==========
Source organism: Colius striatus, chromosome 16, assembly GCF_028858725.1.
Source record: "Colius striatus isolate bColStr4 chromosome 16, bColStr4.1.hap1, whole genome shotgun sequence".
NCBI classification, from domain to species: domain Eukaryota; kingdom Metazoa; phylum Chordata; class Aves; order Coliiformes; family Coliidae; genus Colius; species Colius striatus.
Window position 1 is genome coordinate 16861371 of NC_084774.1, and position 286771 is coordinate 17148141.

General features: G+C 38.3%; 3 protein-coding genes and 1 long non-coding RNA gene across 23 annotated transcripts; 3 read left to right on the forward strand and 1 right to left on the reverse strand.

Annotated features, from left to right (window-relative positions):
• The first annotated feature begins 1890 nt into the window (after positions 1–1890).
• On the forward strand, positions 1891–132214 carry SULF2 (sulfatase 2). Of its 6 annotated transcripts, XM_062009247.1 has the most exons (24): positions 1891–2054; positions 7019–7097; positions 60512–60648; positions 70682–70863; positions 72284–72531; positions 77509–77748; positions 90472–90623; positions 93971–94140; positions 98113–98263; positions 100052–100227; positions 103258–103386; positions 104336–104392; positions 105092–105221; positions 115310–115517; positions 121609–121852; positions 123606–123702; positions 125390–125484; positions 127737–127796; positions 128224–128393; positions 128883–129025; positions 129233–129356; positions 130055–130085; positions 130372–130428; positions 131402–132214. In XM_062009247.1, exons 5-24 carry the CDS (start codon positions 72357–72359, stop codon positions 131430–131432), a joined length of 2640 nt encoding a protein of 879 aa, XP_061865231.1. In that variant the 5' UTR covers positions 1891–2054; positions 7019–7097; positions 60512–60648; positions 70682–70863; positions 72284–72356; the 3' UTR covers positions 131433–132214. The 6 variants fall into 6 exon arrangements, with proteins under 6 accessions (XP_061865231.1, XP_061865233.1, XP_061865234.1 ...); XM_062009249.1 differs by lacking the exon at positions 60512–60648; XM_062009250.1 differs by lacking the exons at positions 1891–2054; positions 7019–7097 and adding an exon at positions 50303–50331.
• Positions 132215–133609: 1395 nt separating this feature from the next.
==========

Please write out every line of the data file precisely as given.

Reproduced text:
Source organism: Colius striatus, chromosome 16, assembly GCF_028858725.1.
Source record: "Colius striatus isolate bColStr4 chromosome 16, bColStr4.1.hap1, whole genome shotgun sequence".
NCBI classification, from domain to species: domain Eukaryota; kingdom Metazoa; phylum Chordata; class Aves; order Coliiformes; family Coliidae; genus Colius; species Colius striatus.
Window position 1 is genome coordinate 16861371 of NC_084774.1, and position 286771 is coordinate 17148141.

General features: G+C 38.3%; 3 protein-coding genes and 1 long non-coding RNA gene across 23 annotated transcripts; 3 read left to right on the forward strand and 1 right to left on the reverse strand.

Annotated features, from left to right (window-relative positions):
• The first annotated feature begins 1890 nt into the window (after positions 1–1890).
• On the forward strand, positions 1891–132214 carry SULF2 (sulfatase 2). Of its 6 annotated transcripts, XM_062009247.1 has the most exons (24): positions 1891–2054; positions 7019–7097; positions 60512–60648; positions 70682–70863; positions 72284–72531; positions 77509–77748; positions 90472–90623; positions 93971–94140; positions 98113–98263; positions 100052–100227; positions 103258–103386; positions 104336–104392; positions 105092–105221; positions 115310–115517; positions 121609–121852; positions 123606–123702; positions 125390–125484; positions 127737–127796; positions 128224–128393; positions 128883–129025; positions 129233–129356; positions 130055–130085; positions 130372–130428; positions 131402–132214. In XM_062009247.1, exons 5-24 carry the CDS (start codon positions 72357–72359, stop codon positions 131430–131432), a joined length of 2640 nt encoding a protein of 879 aa, XP_061865231.1. In that variant the 5' UTR covers positions 1891–2054; positions 7019–7097; positions 60512–60648; positions 70682–70863; positions 72284–72356; the 3' UTR covers positions 131433–132214. The 6 variants fall into 6 exon arrangements, with proteins under 6 accessions (XP_061865231.1, XP_061865233.1, XP_061865234.1 ...); XM_062009249.1 differs by lacking the exon at positions 60512–60648; XM_062009250.1 differs by lacking the exons at positions 1891–2054; positions 7019–7097 and adding an exon at positions 50303–50331.
• Positions 132215–133609: 1395 nt separating this feature from the next.